|But how do they fit into Montclaire House?|
|Museum of the American Indian, Smithsonian|
Well, they are not a “retired” elder-statesman couple but otherwise a good fit for the house. From experience, I know that keeping a museum running smoothly (and surviving the process) certainly requires the same elder-statesman-like abilities that running governments require. Some of Louisa’s family were statesmen, and they did live in this house, and the furnishings in the “public” rooms have “always” been there (and have scars to show). Joe’s family have been elder statesmen also—helping to maintain the well-being of the Navajo “res” internally and versus US bureaucracy when necessary, and keeping the Navajo culture alive.
Louisa Patricia Montclaire and Joseph Henry Leaphorn: Biographical Information ~~~~~~~~~~~~~~~~~~~~~~~~~~
Montclaire House has been in the Montclaire family since it was built by Benjamin Montclaire
when he became Woodrow Wilson’s (1912-1920) Under Secretary of State. It eventually passed on to Louisa’s father Gilbert. Gilbert, his wife Evangeline,
and their daughter Louisa are prominent Wyoming natives who became Washington-based when Gilbert was elected US Senator and then later when he became Secretary of the Interior. They have always considered Wyoming “home” though.
|Old Faithful Geyser, Yellowstone National Park, Wyoming, state of many awesome landscapes.|
Joe’s parents are Anna
He was raised on the reservation where his parents still live. His early education was “modern”, taught in English by Navajo and non-Navajo. Since his parents speak both Navajo and English, he does too. He thinks of himself as a realist like his father the “legendary lieutenant” of the Navajo Tribal Police (his father rolls his eyes when he hears that phrase, but the family just laughs). He has learned the culture (mostly from his mother), respects it, and works to preserve it, but he also lives in, what he says is the “real world”: a combination of Navajo and non-Navajo ideologies.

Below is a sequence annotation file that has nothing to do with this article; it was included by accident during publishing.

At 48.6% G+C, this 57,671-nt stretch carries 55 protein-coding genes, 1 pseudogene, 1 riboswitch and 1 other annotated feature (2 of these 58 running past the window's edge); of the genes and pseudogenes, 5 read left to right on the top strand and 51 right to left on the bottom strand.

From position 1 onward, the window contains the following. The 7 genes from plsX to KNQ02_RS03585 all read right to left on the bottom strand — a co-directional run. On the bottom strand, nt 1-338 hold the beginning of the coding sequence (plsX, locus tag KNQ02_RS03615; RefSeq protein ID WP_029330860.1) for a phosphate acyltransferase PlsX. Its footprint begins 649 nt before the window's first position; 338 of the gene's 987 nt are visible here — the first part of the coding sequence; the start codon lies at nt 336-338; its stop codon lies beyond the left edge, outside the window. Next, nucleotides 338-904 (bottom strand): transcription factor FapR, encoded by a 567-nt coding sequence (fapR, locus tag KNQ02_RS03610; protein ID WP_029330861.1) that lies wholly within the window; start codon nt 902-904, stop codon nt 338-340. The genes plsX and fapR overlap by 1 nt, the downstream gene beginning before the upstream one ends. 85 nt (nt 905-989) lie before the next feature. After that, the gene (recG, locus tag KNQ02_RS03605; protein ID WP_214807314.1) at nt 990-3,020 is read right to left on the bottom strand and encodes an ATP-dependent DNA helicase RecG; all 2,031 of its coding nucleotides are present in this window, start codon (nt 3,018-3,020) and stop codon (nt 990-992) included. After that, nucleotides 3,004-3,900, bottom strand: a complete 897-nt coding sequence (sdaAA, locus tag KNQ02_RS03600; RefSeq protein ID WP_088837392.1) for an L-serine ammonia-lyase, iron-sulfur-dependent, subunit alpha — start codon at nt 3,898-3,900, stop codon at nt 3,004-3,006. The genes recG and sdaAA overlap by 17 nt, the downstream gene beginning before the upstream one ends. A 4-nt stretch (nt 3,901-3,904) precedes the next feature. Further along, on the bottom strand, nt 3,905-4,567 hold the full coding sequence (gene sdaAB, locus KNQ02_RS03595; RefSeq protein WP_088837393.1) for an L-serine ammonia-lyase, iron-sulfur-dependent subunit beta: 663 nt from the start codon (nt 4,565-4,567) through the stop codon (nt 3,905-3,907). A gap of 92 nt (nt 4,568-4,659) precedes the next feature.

|The Navajo Nation|
Joe’s extended family, capably “directed” by his grandmother Emma Chee
had access to oral and written histories; and his parents could offer insights into the “past vs. present “ conundrum. This was quite a find for Louisa who then decided to concentrate on the Navajo. And as these things sometimes go, before long Joe and Louisa found time to concentrate on each other. He fell into her big, blue eyes and was knocked over by her enthusiasm for her project; she thought he had the most wonderful smile and easy laughter and was knocked over by his enthusiasm for his project!
When Louisa’s parents retired, they gave Montclaire House to her. This thrilled Louisa since by then she and Joe were married, and both were working for the Smithsonian--dividing their time between Washington and the Four Corners area. Louisa’s parents moved back to their Wyoming ranch.
Joe’s parents are retired also and still live on the reservation,
and although they visit Washington, they really do enjoy visiting Wyoming!